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No induction of thiopurine methyltransferase during thiopurine treatment in inflammatory bowel disease
Linköping University, Faculty of Health Sciences. Linköping University, Department of Medicine and Care, Clinical Pharmacology.ORCID iD: 0000-0002-2809-7591
Linköping University, Faculty of Health Sciences. Linköping University, Department of Molecular and Clinical Medicine, Gastroenterology and Hepatology. Östergötlands Läns Landsting, Centre for Medicine, Department of Endocrinology and Gastroenterology UHL.
Linköping University, Faculty of Health Sciences. Linköping University, Department of Biomedicine and Surgery, Division of cell biology.
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2006 (English)In: Nucleosides, Nucleotides & Nucleic Acids, ISSN 1525-7770, E-ISSN 1532-2335, Vol. 25, no 9-11, 1033-1037 p.Article in journal (Refereed) Published
Abstract [en]

The aim of this study was to follow, during standardized initiation of thiopurine treatment, thiopurine methyltransferase (TPMT) gene expression and enzyme activity and thiopurine metabolite concentrations, and to study the role of TPMT and ITPA 94C > A polymorphisms for the development of adverse drug reactions. Sixty patients with ulcerative colitis or Crohn's disease were included in this open and prospective multi-center study. Thiopurine naïve patients were prescribed azathioprine (AZA), patients previously intolerant to AZA received 6-mercaptopurine (6-MP). The patients followed a predetermined dose escalation schedule, reaching target dose at Week 3, 2.5 and 1.25 mg/kg body weight for AZA and 6-MP, respectively. The patients were followed every week during Weeks 1-8 from baseline and then every 4 weeks until 20 weeks. TPMT activity and thiopurine metabolites were determined in erythrocytes, TPMT and ITPA genotypes, and TPMT gene expression were determined in whole blood. One homozygous TPMT-deficient patient was excluded. Five non compliant patients were withdrawn during the first weeks. Twenty-seven patients completed the study per protocol, 27 patients were withdrawn because of adverse events. Sixty-seven percent of the withdrawn patients tolerated thiopurines at a lower dose at Week 20. There was no difference in baseline TPMT enzyme activity between individuals completing the study and those withdrawn for adverse events (p = 0.45). A significant decrease in TPMT gene expression (TPMT/huCYC ratio, p = 0.02) was found, however TPMT enzyme activity did not change. TPMT heterozygous individuals had a lower probability of remaining in the study on the predetermined dose (p = 0.039). The ITPA 94C > A polymorphism was not predictive of adverse events (p = 0.35). Copyright © Taylor & Francis Group, LLC.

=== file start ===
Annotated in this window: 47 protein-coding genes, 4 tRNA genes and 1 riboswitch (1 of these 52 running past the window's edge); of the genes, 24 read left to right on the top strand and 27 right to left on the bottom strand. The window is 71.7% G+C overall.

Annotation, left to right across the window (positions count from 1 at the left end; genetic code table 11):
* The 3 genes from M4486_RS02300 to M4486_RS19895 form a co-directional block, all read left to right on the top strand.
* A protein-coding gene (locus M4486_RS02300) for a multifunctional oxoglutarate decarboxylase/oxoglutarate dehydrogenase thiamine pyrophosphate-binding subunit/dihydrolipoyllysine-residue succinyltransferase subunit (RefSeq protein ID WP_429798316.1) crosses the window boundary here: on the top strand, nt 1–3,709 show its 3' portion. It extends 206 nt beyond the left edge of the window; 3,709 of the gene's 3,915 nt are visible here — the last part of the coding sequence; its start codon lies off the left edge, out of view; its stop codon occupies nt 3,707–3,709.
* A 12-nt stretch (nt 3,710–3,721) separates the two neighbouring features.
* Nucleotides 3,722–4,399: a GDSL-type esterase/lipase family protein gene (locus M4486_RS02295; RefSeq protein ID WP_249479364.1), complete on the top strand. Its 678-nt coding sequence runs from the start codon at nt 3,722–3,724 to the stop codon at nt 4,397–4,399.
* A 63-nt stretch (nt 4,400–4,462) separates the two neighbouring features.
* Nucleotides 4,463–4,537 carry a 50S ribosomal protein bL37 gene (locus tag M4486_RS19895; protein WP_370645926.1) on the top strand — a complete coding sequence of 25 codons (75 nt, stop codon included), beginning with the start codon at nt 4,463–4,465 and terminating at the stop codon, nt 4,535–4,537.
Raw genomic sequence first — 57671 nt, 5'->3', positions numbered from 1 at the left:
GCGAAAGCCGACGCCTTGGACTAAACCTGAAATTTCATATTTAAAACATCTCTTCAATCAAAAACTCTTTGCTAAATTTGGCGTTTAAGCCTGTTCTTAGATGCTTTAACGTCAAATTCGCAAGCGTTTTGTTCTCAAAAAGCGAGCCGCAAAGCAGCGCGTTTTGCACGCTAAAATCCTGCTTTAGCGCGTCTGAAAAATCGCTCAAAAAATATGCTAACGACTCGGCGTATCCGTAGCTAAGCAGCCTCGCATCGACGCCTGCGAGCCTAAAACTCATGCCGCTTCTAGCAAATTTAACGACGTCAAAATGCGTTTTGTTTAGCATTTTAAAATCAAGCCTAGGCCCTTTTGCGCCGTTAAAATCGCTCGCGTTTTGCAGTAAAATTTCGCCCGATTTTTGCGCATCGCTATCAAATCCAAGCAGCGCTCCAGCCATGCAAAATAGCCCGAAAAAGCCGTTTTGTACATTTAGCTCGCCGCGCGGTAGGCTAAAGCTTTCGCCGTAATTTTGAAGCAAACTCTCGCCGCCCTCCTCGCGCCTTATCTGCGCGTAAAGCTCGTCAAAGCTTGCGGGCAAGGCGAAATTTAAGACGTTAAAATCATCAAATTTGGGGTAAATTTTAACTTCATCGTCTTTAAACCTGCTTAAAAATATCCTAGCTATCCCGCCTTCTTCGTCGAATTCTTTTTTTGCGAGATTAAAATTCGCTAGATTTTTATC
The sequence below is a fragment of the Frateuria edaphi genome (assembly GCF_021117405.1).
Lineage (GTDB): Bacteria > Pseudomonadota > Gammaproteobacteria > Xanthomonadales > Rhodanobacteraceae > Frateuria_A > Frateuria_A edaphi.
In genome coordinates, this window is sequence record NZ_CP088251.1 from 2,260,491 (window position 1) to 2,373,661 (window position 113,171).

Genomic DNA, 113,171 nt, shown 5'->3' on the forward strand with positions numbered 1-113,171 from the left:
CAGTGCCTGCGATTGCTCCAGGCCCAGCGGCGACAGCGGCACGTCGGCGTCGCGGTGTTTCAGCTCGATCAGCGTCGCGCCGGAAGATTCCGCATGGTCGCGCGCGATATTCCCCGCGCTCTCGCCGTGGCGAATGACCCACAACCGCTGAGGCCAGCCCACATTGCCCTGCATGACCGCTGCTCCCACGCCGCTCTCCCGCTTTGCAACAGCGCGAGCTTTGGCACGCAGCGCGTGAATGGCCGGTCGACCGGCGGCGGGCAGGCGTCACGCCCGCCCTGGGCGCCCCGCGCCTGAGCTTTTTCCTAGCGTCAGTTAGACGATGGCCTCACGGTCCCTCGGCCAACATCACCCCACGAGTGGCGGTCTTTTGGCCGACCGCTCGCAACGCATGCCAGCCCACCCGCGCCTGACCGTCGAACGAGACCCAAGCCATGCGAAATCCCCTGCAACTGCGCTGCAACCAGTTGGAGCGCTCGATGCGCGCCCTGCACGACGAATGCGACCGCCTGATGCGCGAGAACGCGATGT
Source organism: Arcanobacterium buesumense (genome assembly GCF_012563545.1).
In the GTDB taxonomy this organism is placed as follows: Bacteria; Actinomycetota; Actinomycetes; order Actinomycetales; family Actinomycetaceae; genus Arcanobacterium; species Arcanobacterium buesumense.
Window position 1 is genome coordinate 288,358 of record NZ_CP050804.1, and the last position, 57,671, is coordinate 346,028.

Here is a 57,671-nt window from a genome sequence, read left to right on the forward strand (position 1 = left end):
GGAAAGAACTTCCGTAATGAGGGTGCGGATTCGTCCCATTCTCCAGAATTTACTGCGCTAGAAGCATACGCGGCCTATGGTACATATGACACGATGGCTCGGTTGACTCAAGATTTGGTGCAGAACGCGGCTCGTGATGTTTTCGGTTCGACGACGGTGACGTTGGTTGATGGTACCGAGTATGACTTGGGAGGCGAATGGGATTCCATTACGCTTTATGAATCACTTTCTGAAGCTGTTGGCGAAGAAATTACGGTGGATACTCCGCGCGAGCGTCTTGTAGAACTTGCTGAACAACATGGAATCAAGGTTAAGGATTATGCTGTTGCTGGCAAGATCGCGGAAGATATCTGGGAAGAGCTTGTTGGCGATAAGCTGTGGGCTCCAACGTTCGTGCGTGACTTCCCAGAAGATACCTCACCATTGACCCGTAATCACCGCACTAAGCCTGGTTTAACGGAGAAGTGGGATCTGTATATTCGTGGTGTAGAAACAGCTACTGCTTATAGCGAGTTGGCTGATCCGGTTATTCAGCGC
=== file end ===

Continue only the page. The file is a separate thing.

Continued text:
Place, publisher, year, edition, pages
2006. Vol. 25, no 9-11, 1033-1037 p.
National Category
Medical and Health Sciences
URN: urn:nbn:se:liu:diva-35538DOI: 10.1080/15257770600890814Local ID: 27508OAI: diva2:256386
Available from: 2009-10-10 Created: 2009-10-10 Last updated: 2013-09-03

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Lindqvist Appell, MalinAlmer, SvenSöderkvist, PeterStröm, MagnusHjortswang, HenrikPeterson, Curt
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Faculty of Health SciencesClinical PharmacologyGastroenterology and HepatologyDepartment of Endocrinology and Gastroenterology UHLDivision of cell biologyDepartment of Clinical Pharmacology
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Nucleosides, Nucleotides & Nucleic Acids
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